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Leveraging Facial Recognition: Why Don’t They Know Me at X?

Andy Austin
Sep 12 · 3 min read
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I want to have a conversation with your brand. Are you listening?

As Hi-Touch retailers, we’ve allowed shopping to become more and more anonymous over the past several years. It’s something we’ve got to change — and it’s not that hard to do.

Here’s just one example. In the past two years, a close friend has spent several thousand dollars at a large clothing store in Beverly Hills — let’s call them Retailer X. He is likely one of X’s better customers — but when he walks in, nobody greets him by name, welcomes him back, or shows him things he might like based on his past purchases.

In a sense, X is just saying smugly, “He’s bought from us before, he’ll buy again.” And that’s a dangerous way to operate.

If you don’t have a plan for being able to greet and welcome your best customers and provide the WIIFM (what’s in it for me) payoff for their visit, you need to make some changes.

And several technologies already exist that can turn that around.

I recently spoke to ModernRetail for an article looking at how AI can improve the in-store experience — and the thing is, facial recognition technologies like CyberLink’s FaceMe can be key to bringing back the kind of personal recognition every shopper wants from a store — as long as the recognition overcomes creepy by feeling human.

Your best salespeople may already be able to remember many shoppers’ names and past purchases — but as retailers, most of us are doing nothing to automate or even support that in the face of increasing employee turnover.

Done right, facial recognition technology could change a salesperson’s first greeting to my friend at that Beverly Hills store from “Hi, I’m Fred. Welcome to X,” to “Welcome back! We hope you’re enjoying your Brioni suit. Based on what you’ve liked in the past, here’s something we really think you’ll love — and what’s more, because you’ve been such a loyal customer, I’m authorized to present you with this special offer.”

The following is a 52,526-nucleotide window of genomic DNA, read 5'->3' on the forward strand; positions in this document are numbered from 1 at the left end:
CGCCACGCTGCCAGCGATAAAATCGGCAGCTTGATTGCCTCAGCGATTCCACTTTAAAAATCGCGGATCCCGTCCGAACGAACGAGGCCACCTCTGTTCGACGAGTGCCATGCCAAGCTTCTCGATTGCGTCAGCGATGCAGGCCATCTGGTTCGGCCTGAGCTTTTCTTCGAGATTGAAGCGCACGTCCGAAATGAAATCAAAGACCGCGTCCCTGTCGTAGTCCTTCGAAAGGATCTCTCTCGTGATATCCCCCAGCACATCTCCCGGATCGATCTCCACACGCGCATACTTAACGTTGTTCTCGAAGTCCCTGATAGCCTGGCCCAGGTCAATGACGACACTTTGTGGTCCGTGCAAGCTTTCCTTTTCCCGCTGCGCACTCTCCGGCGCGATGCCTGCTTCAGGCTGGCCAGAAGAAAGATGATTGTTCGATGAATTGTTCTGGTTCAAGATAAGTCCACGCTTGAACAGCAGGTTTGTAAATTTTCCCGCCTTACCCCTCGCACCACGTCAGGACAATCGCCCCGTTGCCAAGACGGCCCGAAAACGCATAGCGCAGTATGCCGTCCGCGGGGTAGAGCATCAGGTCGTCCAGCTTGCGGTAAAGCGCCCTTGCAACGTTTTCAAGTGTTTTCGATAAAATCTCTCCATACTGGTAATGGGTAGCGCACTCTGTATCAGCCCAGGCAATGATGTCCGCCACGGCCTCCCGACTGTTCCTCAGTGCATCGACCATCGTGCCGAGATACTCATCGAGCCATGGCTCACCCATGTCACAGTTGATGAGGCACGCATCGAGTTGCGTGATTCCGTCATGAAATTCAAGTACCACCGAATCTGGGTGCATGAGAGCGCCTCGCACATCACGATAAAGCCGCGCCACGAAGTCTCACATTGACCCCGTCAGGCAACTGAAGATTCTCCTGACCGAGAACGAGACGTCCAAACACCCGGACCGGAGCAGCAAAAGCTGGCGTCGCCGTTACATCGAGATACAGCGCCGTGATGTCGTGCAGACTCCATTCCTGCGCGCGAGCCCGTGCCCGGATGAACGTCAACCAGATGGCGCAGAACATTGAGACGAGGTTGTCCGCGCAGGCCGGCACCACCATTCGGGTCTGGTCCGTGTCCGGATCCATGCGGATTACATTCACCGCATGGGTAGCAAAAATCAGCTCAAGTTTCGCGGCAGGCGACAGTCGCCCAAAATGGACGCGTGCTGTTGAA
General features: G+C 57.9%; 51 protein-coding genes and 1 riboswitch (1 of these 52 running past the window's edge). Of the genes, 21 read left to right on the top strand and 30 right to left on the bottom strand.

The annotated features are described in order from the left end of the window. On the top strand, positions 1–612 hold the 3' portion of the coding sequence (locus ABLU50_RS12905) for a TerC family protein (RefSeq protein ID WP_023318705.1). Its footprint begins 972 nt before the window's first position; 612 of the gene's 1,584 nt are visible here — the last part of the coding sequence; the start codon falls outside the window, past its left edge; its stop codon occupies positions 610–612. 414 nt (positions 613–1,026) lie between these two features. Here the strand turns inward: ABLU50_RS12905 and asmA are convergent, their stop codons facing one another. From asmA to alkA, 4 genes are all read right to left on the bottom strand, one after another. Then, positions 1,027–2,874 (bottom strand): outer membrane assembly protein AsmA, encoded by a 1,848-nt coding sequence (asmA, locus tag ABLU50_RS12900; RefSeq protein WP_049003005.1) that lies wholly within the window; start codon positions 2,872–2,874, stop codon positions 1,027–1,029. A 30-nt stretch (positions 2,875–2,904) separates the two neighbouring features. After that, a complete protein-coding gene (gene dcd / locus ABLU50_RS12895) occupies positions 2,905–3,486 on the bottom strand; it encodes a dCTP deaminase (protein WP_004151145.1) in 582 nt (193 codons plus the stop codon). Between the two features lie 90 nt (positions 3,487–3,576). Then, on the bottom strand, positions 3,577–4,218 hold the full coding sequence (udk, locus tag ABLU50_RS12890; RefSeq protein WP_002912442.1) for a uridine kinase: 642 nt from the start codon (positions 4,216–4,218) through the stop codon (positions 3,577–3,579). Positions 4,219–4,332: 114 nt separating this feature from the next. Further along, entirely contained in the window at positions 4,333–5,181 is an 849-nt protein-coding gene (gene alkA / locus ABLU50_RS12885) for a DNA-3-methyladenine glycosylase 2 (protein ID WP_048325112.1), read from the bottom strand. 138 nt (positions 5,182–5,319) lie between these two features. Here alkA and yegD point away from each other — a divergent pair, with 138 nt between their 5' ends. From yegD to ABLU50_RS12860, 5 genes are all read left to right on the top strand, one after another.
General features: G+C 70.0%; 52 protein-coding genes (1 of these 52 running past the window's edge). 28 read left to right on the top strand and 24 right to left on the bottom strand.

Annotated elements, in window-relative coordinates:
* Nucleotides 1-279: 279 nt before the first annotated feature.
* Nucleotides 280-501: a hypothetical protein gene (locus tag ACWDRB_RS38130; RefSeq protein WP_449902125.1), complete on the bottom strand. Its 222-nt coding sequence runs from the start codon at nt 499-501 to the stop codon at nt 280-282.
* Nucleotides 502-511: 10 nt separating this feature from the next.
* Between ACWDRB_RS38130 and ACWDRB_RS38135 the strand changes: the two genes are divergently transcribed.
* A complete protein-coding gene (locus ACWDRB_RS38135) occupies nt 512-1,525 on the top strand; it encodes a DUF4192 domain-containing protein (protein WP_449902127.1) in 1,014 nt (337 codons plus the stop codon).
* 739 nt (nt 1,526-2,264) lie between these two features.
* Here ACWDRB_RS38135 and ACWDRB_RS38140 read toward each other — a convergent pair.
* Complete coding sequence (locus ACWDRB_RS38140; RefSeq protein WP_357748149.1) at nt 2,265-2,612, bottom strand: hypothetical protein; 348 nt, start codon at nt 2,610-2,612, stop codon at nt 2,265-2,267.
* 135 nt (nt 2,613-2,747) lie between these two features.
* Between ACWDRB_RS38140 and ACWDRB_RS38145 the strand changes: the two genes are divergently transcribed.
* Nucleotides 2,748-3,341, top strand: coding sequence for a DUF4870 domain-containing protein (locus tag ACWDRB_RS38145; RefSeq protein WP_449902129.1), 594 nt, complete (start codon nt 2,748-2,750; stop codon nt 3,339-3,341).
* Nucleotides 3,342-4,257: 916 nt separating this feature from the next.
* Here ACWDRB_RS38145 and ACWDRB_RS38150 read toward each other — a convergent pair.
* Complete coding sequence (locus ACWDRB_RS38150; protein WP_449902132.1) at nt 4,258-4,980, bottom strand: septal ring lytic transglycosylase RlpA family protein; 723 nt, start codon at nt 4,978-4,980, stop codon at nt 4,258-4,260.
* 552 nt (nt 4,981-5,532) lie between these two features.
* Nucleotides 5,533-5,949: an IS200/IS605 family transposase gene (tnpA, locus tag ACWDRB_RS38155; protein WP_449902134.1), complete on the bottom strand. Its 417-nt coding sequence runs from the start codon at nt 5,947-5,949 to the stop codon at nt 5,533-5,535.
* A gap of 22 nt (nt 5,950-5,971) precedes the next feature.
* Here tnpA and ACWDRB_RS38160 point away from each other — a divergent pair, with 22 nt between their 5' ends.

The technology to do that already exists, it’s not hard to implement, and here’s the thing: you may not be doing it, but your competitors on the Internet are. (So depressing.)

When you log onto Amazon, you’re immediately greeted by name and offered five things they think you’d like to buy. Your customers can get that from a website — why can’t they get it from you?

If you deploy the technology that enables that kind of personal recognition, you’ll finally have a retail location that can defeat the Internet — because now you’ll know what the Internet knows, but you’ll be able to leverage it in a much more personal and human way than the Internet ever can.

Websites would kill for the kind of personal relationship with the customer you can have in-store — but too many of us have allowed our customers to walk in and feel like a number (or worse…)

Think of your favorite neighborhood restaurant. You go there because the food is good, but also because you know the servers, they know you, and you feel welcomed. Maybe they even have your favorite drink waiting for you when you arrive.

None of this is a new concept — we’ve been making sure our customers felt recognized and welcomed for decades in retail for one simple reason: it works. It’s only recently that, because of employee turnover and other issues, too many of us have started allowing people to wander into our stores anonymously and feel unwelcome.

Implemented correctly, a technology like FaceMe can empower your salespeople to create a conversation with your shoppers that has a deeper understanding of them and their needs imbued in it from the beginning — and they won’t have to start from square one every time they visit.

Please feel free to reach out to me directly here with any questions or thoughts, or click here to download our white paper on responding to the challenges presented by the COVID-19 pandemic.

Andy Austin

Written by

A geek with a retail operations and customer experience background

Andy Austin

Written by

A geek with a retail operations and customer experience background

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